A measure of luck is integral to any work of art, and just as Petit managed to assemble a motley, erratic, but ultimately successful gang of adventurers to help him realize his dream of dancing between the towers, he also entrusted his incredible story — along with breathtaking footage of his earlier illegal wire-walking escapades in Paris and Sydney — to exactly the right team of filmmakers. Perhaps the best thing that can be said about Man on Wire is that it is equal to its subject. The result is a movie of unusual emotional impact, in which awestruck audiences have been known to gasp and weep as they are confronted with nothing less than the beauty of art — but art on a scale that is superhuman: prodigious in its risks, sublime in its form, thrilling in its sheer defiance, radical in its implication. “Inspiring” is the word that Ryan most often hears from moviegoers.
It all starts with Petit, a merry provocateur possessed of all the charm, wit, poetry, confidence, cunning, and persuasiveness of a born cult leader. But Ryan knows as well as anyone that Petit’s accomplishment that August morning 35 years ago was hardly the work of a single, obsessed visionary.
“His accomplices are just as interesting,” she says. “They were a group of people coming together for one vision and making it happen: for me, as a producer, that’s what we do when we make a film. I really relate to that and what they were able to do. I think it was a miracle.”
The miracle is made all the more poignant, of course, by the eventual demise of the buildings; the grainy record of the towers’ construction — the giant pit, the cranes hoisting the familiar latticed steel panels, the shirtless hardhats swarming like worker ants over the skeleton of the colossus — brings us obscurely into the realm of myth, of Daedalus and Icarus, architecture and soaring ambition, creation and destruction. The movie makes no reference to September 11, an artistic choice that proves the axiom that what’s left out is as important as what’s put in. This absence gives the audience the psychic space to process, as Ryan says, “the need and desire to reclaim those towers for ourselves, to replace those images that we’ve seen so many times and to be able to take them back and remember the beginning.”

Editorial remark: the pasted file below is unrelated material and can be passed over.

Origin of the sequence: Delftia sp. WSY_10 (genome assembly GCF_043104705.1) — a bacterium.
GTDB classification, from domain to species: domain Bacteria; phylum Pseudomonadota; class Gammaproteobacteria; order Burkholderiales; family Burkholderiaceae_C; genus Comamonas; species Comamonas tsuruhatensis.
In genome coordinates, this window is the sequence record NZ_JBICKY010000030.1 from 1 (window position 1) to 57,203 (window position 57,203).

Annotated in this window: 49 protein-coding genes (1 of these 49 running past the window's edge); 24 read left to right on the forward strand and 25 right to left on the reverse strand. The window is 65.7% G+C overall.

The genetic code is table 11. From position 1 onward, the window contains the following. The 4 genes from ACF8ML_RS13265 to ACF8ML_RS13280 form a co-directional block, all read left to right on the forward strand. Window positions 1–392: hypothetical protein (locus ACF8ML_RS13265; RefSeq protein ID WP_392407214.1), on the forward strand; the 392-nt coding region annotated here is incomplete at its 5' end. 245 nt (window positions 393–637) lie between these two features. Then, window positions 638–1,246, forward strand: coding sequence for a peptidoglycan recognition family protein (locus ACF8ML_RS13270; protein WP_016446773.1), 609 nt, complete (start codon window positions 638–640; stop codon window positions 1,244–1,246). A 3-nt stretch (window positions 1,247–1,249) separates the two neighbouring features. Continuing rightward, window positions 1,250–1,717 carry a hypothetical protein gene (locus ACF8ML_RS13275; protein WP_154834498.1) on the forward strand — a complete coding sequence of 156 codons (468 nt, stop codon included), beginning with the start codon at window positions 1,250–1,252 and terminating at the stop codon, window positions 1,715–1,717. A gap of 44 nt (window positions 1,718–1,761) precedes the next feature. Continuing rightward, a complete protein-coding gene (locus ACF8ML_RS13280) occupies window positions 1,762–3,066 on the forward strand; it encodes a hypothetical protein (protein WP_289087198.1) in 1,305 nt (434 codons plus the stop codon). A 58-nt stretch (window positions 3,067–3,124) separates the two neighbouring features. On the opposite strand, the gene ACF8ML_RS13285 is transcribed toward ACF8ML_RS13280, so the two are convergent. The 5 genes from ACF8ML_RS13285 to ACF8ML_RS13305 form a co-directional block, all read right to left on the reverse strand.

Watching Man on Wire, one gains an appreciation for the notion of “controlled daring” that the sculptor Verkade attributes to Bill Donovan. And though Philippe Petit may never have a statue of a wire walker built for him on the grounds of Columbia, the community still has the opportunity to see the real thing: Petit is artist-in-residence at the Cathedral of St. John the Divine, which was rededicated this past December after a 2001 fire that had severely damaged the building. As part of the celebration, Petit walked across a rope that was tied to a pillar and held taut about five feet off the ground on the other end by several spectators. Death-defying? No. Life-affirming? Certainement.
And as for Maureen Ryan? Her statue needs have been fulfilled, at least for now.
“I was 12 years old and I saw the Academy Awards for the first time,” she says, “and I thought to myself, ‘Someday I want to be there.’ It really was my dream.”